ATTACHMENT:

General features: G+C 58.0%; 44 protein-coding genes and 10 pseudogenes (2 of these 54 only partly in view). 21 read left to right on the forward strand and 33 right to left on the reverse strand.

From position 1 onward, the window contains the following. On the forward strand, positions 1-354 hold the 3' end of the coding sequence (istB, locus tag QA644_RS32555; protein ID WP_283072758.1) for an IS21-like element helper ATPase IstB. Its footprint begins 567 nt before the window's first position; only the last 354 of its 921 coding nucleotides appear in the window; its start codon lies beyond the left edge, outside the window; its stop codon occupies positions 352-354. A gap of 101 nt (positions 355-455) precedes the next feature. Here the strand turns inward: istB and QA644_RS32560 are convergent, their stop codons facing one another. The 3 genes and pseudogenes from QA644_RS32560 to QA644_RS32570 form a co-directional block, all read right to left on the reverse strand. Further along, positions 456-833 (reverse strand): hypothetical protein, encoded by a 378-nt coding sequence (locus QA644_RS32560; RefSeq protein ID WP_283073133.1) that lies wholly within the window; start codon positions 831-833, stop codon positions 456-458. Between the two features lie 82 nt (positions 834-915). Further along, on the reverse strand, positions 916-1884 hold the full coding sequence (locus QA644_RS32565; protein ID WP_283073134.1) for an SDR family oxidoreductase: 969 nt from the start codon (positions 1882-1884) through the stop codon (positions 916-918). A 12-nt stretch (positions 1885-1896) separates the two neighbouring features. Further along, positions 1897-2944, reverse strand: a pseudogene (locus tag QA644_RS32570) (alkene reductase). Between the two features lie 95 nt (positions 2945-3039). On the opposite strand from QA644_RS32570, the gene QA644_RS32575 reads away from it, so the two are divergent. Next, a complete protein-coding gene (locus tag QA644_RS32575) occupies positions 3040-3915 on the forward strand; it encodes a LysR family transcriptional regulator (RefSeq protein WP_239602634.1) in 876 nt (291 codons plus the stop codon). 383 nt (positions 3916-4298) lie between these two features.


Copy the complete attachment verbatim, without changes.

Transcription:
General features: G+C 58.0%; 44 protein-coding genes and 10 pseudogenes (2 of these 54 only partly in view). 21 read left to right on the forward strand and 33 right to left on the reverse strand.

From position 1 onward, the window contains the following. On the forward strand, positions 1-354 hold the 3' end of the coding sequence (istB, locus tag QA644_RS32555; protein ID WP_283072758.1) for an IS21-like element helper ATPase IstB. Its footprint begins 567 nt before the window's first position; only the last 354 of its 921 coding nucleotides appear in the window; its start codon lies beyond the left edge, outside the window; its stop codon occupies positions 352-354. A gap of 101 nt (positions 355-455) precedes the next feature. Here the strand turns inward: istB and QA644_RS32560 are convergent, their stop codons facing one another. The 3 genes and pseudogenes from QA644_RS32560 to QA644_RS32570 form a co-directional block, all read right to left on the reverse strand. Further along, positions 456-833 (reverse strand): hypothetical protein, encoded by a 378-nt coding sequence (locus QA644_RS32560; RefSeq protein ID WP_283073133.1) that lies wholly within the window; start codon positions 831-833, stop codon positions 456-458. Between the two features lie 82 nt (positions 834-915). Further along, on the reverse strand, positions 916-1884 hold the full coding sequence (locus QA644_RS32565; protein ID WP_283073134.1) for an SDR family oxidoreductase: 969 nt from the start codon (positions 1882-1884) through the stop codon (positions 916-918). A 12-nt stretch (positions 1885-1896) separates the two neighbouring features. Further along, positions 1897-2944, reverse strand: a pseudogene (locus tag QA644_RS32570) (alkene reductase). Between the two features lie 95 nt (positions 2945-3039). On the opposite strand from QA644_RS32570, the gene QA644_RS32575 reads away from it, so the two are divergent. Next, a complete protein-coding gene (locus tag QA644_RS32575) occupies positions 3040-3915 on the forward strand; it encodes a LysR family transcriptional regulator (RefSeq protein WP_239602634.1) in 876 nt (291 codons plus the stop codon). 383 nt (positions 3916-4298) lie between these two features.